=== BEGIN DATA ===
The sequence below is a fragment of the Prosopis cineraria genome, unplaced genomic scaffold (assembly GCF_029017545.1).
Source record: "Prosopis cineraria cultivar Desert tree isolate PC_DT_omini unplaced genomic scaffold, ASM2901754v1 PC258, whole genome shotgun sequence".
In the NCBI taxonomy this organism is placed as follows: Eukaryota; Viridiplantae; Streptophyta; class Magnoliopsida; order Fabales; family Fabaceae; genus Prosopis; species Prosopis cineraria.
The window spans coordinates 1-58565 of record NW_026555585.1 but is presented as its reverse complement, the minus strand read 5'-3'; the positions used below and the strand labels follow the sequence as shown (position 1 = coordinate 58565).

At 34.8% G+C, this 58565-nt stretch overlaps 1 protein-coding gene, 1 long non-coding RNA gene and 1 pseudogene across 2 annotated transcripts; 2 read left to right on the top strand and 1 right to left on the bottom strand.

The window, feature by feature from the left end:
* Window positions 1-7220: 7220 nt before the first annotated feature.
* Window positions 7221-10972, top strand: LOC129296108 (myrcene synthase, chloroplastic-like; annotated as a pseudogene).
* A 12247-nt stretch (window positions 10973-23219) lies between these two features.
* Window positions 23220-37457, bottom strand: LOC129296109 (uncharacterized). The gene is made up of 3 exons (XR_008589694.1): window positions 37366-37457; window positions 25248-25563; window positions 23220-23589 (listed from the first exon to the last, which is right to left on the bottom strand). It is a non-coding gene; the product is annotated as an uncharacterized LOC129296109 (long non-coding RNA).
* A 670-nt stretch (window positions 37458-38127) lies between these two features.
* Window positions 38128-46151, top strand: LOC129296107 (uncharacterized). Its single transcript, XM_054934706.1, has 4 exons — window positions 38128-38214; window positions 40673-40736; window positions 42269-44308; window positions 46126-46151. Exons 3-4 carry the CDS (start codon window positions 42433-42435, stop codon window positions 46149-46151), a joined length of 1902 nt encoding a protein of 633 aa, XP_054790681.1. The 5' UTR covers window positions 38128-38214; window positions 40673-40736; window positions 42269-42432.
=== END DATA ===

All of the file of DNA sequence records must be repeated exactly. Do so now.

The sequence below is a fragment of the Prosopis cineraria genome, unplaced genomic scaffold (assembly GCF_029017545.1).
Source record: "Prosopis cineraria cultivar Desert tree isolate PC_DT_omini unplaced genomic scaffold, ASM2901754v1 PC258, whole genome shotgun sequence".
In the NCBI taxonomy this organism is placed as follows: Eukaryota; Viridiplantae; Streptophyta; class Magnoliopsida; order Fabales; family Fabaceae; genus Prosopis; species Prosopis cineraria.
The window spans coordinates 1-58565 of record NW_026555585.1 but is presented as its reverse complement, the minus strand read 5'-3'; the positions used below and the strand labels follow the sequence as shown (position 1 = coordinate 58565).

At 34.8% G+C, this 58565-nt stretch overlaps 1 protein-coding gene, 1 long non-coding RNA gene and 1 pseudogene across 2 annotated transcripts; 2 read left to right on the top strand and 1 right to left on the bottom strand.

The window, feature by feature from the left end:
* Window positions 1-7220: 7220 nt before the first annotated feature.
* Window positions 7221-10972, top strand: LOC129296108 (myrcene synthase, chloroplastic-like; annotated as a pseudogene).
* A 12247-nt stretch (window positions 10973-23219) lies between these two features.
* Window positions 23220-37457, bottom strand: LOC129296109 (uncharacterized). The gene is made up of 3 exons (XR_008589694.1): window positions 37366-37457; window positions 25248-25563; window positions 23220-23589 (listed from the first exon to the last, which is right to left on the bottom strand). It is a non-coding gene; the product is annotated as an uncharacterized LOC129296109 (long non-coding RNA).
* A 670-nt stretch (window positions 37458-38127) lies between these two features.
* Window positions 38128-46151, top strand: LOC129296107 (uncharacterized). Its single transcript, XM_054934706.1, has 4 exons — window positions 38128-38214; window positions 40673-40736; window positions 42269-44308; window positions 46126-46151. Exons 3-4 carry the CDS (start codon window positions 42433-42435, stop codon window positions 46149-46151), a joined length of 1902 nt encoding a protein of 633 aa, XP_054790681.1. The 5' UTR covers window positions 38128-38214; window positions 40673-40736; window positions 42269-42432.